Understanding the importance of farming minions lets you keep up with and ultimately overtake your opponent – even if they are a kill or two ahead. Learning to play in a way that prevents your opponent from farming is a further step that can help you with this. For example: if you position yourself where your opponent’s lust for farming will cost them chunks of their health, they’ll quickly learn to keep their distance and you’ll have all the minions to yourself.
It’s also very important that when you force an opponent out of lane like this, unless you have a guaranteed kill on your hands you do not chase them – chasing gives the enemy team time to react and flank you as well as throws away the potential lead in farming you could be getting.
4. Not Warding
Wards are super useful and a lot of new players overlook that detail when spending gold on new items. Planting them in bushes and the river lets you and your teammates keep track of enemy movements. Furthermore, wards help you avoid enemy ambushes as well as coordinate ambushes of your own.
Even if you aren’t playing a support role wards are still super valuable and when you weigh up the minuscule cost and the gold you’ll bleed from deaths due to a lack of wards – the choice is pretty simple.
Wards save lives.
What’s more, with the new trinket item slot that was introduced in a recent update for the game, there’s no longer any real excuse other than laziness to not have and use wards.
5. Zero Map Awareness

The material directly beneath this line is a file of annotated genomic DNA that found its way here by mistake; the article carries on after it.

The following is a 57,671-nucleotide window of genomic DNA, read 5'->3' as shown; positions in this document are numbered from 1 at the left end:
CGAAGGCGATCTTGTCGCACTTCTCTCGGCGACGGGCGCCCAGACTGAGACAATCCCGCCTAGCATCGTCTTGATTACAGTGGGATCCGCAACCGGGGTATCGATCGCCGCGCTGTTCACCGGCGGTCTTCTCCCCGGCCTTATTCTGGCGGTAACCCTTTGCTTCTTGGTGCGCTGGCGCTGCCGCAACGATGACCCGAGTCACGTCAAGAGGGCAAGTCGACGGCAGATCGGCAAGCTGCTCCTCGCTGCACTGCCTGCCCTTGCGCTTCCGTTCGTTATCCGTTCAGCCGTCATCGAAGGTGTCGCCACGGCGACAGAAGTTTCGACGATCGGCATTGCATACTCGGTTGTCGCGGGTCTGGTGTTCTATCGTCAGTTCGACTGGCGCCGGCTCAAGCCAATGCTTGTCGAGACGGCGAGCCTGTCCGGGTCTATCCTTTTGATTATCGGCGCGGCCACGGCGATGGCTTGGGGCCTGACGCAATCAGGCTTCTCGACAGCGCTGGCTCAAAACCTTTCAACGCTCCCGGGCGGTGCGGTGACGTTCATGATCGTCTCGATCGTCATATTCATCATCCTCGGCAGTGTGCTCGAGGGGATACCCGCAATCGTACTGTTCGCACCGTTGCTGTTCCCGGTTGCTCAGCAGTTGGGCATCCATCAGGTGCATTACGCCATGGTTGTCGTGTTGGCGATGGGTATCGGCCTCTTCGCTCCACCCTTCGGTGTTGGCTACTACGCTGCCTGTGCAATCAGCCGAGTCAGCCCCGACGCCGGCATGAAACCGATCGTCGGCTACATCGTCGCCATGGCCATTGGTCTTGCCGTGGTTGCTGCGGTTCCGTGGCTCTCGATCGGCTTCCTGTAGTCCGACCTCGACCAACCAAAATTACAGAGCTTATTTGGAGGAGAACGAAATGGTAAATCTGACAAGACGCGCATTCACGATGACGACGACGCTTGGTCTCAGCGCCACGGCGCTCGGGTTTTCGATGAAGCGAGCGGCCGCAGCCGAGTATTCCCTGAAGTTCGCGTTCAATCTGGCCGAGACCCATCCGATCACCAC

Map awareness goes hand in hand with warding when it comes to avoiding ambushes. There’s no point planting all those wards if you don’t ever keep an eye on the minimap to make use of them. While there’s a certain etiquette in League of Legends when it comes to ‘calling MIAs’ (enemy champions that are missing in action) for your lane – there’s no real excuse for not paying attention to the lanes of your teammates other than laziness.
In the defense of new players, map awareness is the kind of skill that is built through experience. Even then a lot of new players don’t even give it any real thought despite it’s huge value.
If you watch the map and notice an enemy champion heading your way through the jungle, then pull back to your nearest tower and make their whole trip a waste of time and potential XP/gold. Similarly, If you notice that the entire enemy team has disappeared from the other lanes then it likely means they are planning to ambush you. Once again map awareness lets you prevent enemy kills before they happen and make their attempted kills all the more costly.
While these five mistakes are definitely the biggest, they aren’t the only ones that new players make. Check back next week for the second half of the feature.